Last year, North Dakota State finished 2nd in the Summit League, and missed out on a Tournament berth by just a six point loss in the Summit Championship Game against South Dakota State. They were ranked 152nd by KenPom, not bad at all by Summit League standards, and were a dangerous three point shooting team, though they failed to notch any wins against the KenPom Top 150. Though not dominant last year, it appears they’ve taken a step further down, ranked 204th by KenPom and coming of a season-opening loss to Arkansas, 76-58.
Part of their issue is an increasingly-common sight among lower league D1 schools, which is the loss of their top players. 2 time All-Summit center Rocky Kreuser graduated, and their top scorer, 6’6 forward Sam Grisel, left for Nebraska in the offseason. That left them without a single senior in their starting lineup to start the 2022-23 campaign, and without any real proven commodities. In their loss to Arkansas, they did have two 17 point scorers in juniors Boden Skunberg and Grant Nelson, but got no more than 6 points out of any other player.
It’s tough to make definitive statements about a mid-major team only one game into their season, but the data they did give us against Arkansas doesn’t paint the prettiest picture. They shot just 5-21 (23.8%) as a team from deep, hit only 65% of their free throws, and grabbed just 17% of their own misses on the offensive glass. On the positive side, they were dominant on the defensive boards, grabbing 82% of those available. Plus they beat the spread. That counts for something, right?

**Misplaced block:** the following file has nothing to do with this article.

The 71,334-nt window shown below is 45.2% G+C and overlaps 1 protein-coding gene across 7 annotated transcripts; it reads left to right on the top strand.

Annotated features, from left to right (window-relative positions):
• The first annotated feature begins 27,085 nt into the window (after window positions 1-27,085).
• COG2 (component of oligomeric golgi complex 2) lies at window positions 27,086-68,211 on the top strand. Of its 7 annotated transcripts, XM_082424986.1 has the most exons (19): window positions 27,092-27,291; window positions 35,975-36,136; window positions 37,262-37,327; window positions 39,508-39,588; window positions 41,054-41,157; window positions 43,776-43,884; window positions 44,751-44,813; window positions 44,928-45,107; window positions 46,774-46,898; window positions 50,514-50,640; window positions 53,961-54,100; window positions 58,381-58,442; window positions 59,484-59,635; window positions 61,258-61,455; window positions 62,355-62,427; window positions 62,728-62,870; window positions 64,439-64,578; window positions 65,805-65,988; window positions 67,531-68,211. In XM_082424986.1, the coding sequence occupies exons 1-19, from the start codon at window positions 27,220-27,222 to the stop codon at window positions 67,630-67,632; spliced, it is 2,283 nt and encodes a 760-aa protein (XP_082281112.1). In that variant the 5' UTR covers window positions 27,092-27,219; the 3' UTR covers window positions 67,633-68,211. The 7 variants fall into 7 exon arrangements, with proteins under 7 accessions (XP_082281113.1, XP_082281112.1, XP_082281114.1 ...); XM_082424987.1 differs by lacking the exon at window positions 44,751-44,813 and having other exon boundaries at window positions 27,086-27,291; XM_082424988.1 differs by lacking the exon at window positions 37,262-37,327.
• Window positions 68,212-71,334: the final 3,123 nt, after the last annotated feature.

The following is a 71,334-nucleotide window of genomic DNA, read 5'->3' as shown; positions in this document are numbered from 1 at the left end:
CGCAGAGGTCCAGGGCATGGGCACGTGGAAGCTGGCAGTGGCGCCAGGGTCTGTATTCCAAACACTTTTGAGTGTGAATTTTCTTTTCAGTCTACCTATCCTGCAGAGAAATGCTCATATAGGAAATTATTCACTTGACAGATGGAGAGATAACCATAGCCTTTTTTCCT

Arkansas only shot 10 threes Monday night against NDSU because, frankly, they were scoring just fine without them. Arkansas hit 51.1% of their twos while taking 23 shots from the free throw line and hitting 70% of them. They didn’t turn Arkansas over much, and frankly, aside from the defensive boards, it’s hard to find positives from what was, to be fair, a very difficult matchup to start the year.
Thursday’s game won’t get any easier as NDSU has to try their luck in Allen Fieldhouse. The one thing they have going for them that most early season mid-major opponents lack, is size. They start 6’10 Andrew Morgan and 6’11 Grant Nelson, so their performance on the boards may be no accident. It’s just tough to find anything else they may be able to put to use against KU’s superior athletes. No one shot well Monday from three, and no one on the roster has hit any better than 33.9% from deep for their career. Any team can catch fire at any time, but NDSU is not the type of mid major that tries to even the playing field by loading up with under-recruited shooters. At this early juncture, it’s pretty hard to tell what will even be their strength this year, at least until they start playing competition closer to their own level.
I’m as capable as anyone of finding ways to scare myself when previewing a Kansas opponent, but there just isn’t much to see here. Yes, NDSU will have more height on the floor in their frontcourt than Kansas, but one of those near-7-footers is going to have to chase Jalen Wilson or Gradey Dick around the court. It’s hard to see how that would turn out well. The Jayhawks just have too much athleticism and skill for this NDSU team to hang with them, barring a huge shooting abnormality.
Kansas 87, North Dakota State 65